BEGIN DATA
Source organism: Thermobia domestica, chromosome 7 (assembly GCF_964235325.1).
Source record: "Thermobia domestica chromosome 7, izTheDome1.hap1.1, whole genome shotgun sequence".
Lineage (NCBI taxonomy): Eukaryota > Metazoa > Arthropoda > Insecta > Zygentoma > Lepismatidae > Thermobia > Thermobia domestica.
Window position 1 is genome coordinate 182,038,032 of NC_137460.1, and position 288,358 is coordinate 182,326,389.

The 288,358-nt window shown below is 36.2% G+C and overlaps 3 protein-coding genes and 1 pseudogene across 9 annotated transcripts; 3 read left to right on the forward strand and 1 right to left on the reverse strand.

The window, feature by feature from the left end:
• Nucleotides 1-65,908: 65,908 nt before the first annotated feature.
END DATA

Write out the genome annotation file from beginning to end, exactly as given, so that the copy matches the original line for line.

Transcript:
Source organism: Thermobia domestica, chromosome 7 (assembly GCF_964235325.1).
Source record: "Thermobia domestica chromosome 7, izTheDome1.hap1.1, whole genome shotgun sequence".
Lineage (NCBI taxonomy): Eukaryota > Metazoa > Arthropoda > Insecta > Zygentoma > Lepismatidae > Thermobia > Thermobia domestica.
Window position 1 is genome coordinate 182,038,032 of NC_137460.1, and position 288,358 is coordinate 182,326,389.

The 288,358-nt window shown below is 36.2% G+C and overlaps 3 protein-coding genes and 1 pseudogene across 9 annotated transcripts; 3 read left to right on the forward strand and 1 right to left on the reverse strand.

The window, feature by feature from the left end:
• Nucleotides 1-65,908: 65,908 nt before the first annotated feature.